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Re: Draft

From: Jeni Tennison <jeni@jenitennison.com>
Date: Mon, 20 Feb 2012 23:42:24 +0000
Message-Id: <6B63B0EF-C2EB-4E78-90DA-391B5F816083@jenitennison.com>
To: Anne van Kesteren <annevk@opera.com>, public-xml-er@w3.org
Hi Anne,

Thank you very much for getting a draft in place. It's really helpful to have something concrete to start to discuss.

Having looked through the draft, I think there are two fairly fundamental issues that we ought to take a position on at an early stage.

First, I don't think we should call a parser that does error recovery an 'XML Parser', because that will just confuse people or rub them up the wrong way (make them think that we're redefining XML). Perhaps call it a 'Recovering XML Parser' instead? (Or does that sound too much like 'Recovering Alcoholic'?) And instead of:

  This specification defines the parsing rules for XML documents, whether 
  they are syntactically correct or not.

say something like:

  This specification defines the rules for building a tree from XML documents 
  and documents that purport to be XML documents but are not well-formed.

The important thing here is to make sure the spec language does not claim to be redefining what XML is, and there is no such thing as non-well-formed XML. If you would like me to go through and pick up other specific instances where I think the language needs to be more careful around that, I'm happy to do so, just let me know.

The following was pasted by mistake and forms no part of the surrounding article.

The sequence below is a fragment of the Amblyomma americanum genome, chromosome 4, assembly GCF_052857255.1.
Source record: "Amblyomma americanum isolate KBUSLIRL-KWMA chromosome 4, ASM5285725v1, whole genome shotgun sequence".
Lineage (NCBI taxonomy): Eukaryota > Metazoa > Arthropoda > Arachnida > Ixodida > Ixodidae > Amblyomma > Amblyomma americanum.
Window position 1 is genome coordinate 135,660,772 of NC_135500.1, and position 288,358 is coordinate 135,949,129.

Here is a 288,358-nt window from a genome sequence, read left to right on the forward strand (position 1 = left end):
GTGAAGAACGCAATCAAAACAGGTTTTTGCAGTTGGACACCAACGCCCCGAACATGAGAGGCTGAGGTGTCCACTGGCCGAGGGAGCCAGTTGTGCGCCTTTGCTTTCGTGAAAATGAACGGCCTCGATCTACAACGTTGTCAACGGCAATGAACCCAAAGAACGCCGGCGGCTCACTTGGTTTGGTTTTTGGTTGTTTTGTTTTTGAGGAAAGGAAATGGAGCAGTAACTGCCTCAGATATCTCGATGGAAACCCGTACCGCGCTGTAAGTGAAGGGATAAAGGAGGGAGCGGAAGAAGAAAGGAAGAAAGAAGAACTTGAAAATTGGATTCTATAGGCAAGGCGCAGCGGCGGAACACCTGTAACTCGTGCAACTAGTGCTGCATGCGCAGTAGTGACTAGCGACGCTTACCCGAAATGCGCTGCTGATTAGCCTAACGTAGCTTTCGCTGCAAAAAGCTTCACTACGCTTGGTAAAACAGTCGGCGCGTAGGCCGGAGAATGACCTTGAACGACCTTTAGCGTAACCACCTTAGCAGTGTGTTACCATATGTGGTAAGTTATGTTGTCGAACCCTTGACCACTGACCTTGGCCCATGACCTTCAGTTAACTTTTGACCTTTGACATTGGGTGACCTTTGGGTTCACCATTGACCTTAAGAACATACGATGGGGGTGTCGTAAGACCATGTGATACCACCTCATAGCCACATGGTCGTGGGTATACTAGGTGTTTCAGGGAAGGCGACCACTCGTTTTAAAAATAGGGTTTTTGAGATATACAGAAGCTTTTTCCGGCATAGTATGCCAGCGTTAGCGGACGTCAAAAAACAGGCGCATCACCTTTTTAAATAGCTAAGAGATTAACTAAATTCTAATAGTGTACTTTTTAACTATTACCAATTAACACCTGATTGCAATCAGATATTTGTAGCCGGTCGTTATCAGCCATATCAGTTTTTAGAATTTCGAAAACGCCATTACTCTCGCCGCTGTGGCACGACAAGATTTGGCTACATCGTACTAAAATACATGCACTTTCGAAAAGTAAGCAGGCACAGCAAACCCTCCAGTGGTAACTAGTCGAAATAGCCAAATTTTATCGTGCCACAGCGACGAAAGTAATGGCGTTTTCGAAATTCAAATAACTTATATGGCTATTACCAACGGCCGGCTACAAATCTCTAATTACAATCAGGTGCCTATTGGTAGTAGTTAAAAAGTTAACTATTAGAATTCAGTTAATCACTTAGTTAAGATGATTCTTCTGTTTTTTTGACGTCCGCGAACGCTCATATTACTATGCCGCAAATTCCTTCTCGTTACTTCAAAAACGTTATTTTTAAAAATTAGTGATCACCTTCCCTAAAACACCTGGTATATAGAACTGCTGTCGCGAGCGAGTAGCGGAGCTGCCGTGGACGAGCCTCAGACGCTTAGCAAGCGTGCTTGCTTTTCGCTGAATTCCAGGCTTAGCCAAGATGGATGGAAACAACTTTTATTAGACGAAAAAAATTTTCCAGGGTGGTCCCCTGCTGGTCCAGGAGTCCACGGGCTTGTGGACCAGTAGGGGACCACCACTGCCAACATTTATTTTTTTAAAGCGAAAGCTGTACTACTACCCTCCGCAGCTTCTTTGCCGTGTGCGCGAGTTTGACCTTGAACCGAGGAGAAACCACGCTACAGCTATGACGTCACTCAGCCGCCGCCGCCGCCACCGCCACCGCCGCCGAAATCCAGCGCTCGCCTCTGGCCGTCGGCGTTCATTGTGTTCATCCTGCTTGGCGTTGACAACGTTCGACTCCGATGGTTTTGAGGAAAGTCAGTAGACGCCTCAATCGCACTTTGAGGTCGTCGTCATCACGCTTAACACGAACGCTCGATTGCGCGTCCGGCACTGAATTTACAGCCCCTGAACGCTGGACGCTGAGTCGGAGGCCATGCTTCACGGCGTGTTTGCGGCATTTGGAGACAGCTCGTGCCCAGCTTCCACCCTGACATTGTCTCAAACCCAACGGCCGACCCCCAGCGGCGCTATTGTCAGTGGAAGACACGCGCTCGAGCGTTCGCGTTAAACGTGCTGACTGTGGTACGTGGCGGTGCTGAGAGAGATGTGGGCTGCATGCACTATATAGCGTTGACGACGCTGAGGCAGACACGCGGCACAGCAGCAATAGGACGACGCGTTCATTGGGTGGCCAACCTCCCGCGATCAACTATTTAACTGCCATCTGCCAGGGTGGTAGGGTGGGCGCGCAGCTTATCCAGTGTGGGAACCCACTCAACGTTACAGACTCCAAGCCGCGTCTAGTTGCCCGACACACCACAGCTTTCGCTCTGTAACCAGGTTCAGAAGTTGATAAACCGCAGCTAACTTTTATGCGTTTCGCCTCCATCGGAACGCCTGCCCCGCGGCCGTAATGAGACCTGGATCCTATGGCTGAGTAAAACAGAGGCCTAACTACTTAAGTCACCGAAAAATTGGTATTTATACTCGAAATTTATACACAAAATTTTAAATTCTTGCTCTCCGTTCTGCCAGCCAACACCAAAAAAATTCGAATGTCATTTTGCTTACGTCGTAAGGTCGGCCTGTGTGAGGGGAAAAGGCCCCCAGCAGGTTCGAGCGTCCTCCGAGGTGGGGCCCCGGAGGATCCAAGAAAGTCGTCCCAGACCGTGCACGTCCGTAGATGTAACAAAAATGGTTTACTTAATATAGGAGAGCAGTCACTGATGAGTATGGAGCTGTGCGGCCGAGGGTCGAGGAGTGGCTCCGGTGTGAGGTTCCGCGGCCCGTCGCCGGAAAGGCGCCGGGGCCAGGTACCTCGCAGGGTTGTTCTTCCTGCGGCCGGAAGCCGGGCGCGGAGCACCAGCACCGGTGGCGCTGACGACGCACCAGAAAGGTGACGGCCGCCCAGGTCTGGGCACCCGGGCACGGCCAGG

Second, I think we need to reach some kind of agreement on what it is exactly that a Recovering XML Parser creates, at least in terms of how the error recovery is specified. It seems to me that there are (at least) five options:

  1. a well-formed XML document
  2. a sequence of (SAX) events [1]
  3. an XML infoset [2]
  4. a DOM [3]
  5. an XDM [4]

Now pretty much all of these can map to the others easily enough but there are subtle differences (eg XDM can have multiple document elements while a DOM can't) that will influence what kinds of error recovery are possible. It might also prove easier/harder to describe the parsing in terms of one particular model over an another, and certainly implementations will be oriented towards a particular model (eg browsers I guess would think in DOM terms whereas most XML-based processing such as XProc/XSLT/XQuery happens on an XDM).

The spec currently talks in terms of a DOM. I think that's a good choice given that browsers are a major audience for this spec, but I just wanted to make sure that we're all agreed that's the right kind of tree to aim for, with all its various quirks, because it will restrict the trees that can be built and how particular types of errors are recovered from.

I think it's also important to have language somewhere that states that a Recovering XML Parser can use other kinds of APIs as long as they do so in a way that's consistent with the DOM described in 4.3 Tree construction. A DOM doesn't make sense for every implementation. (This does make me lean somewhat reluctantly towards specifying the tree in terms of an XML infoset, which at least has defined mappings into both DOM and XDM models.)

Cheers,

Jeni

[1] http://www.saxproject.org/
[2] http://www.w3.org/TR/xml-infoset/
[3] http://www.w3.org/TR/DOM-Level-3-Core/ (or perhaps something closer to that defined in HTML5)
[4] http://www.w3.org/TR/xpath-datamodel/

On 20 Feb 2012, at 15:01, Anne van Kesteren wrote:

> On Sat, 18 Feb 2012 19:09:25 +0100, Anne van Kesteren <annevk@opera.com> wrote:
>> My draft (I will get a dvcs.w3.org repository to put it in next week)
> 
> Got one this morning:
> 
>  http://dvcs.w3.org/hg/xml-er/raw-file/tip/Overview.html
> 
> 
> -- 
> Anne van Kesteren
> http://annevankesteren.nl/
> 
> 

-- 
Jeni Tennison
http://www.jenitennison.com
Received on Monday, 20 February 2012 23:42:49 GMT

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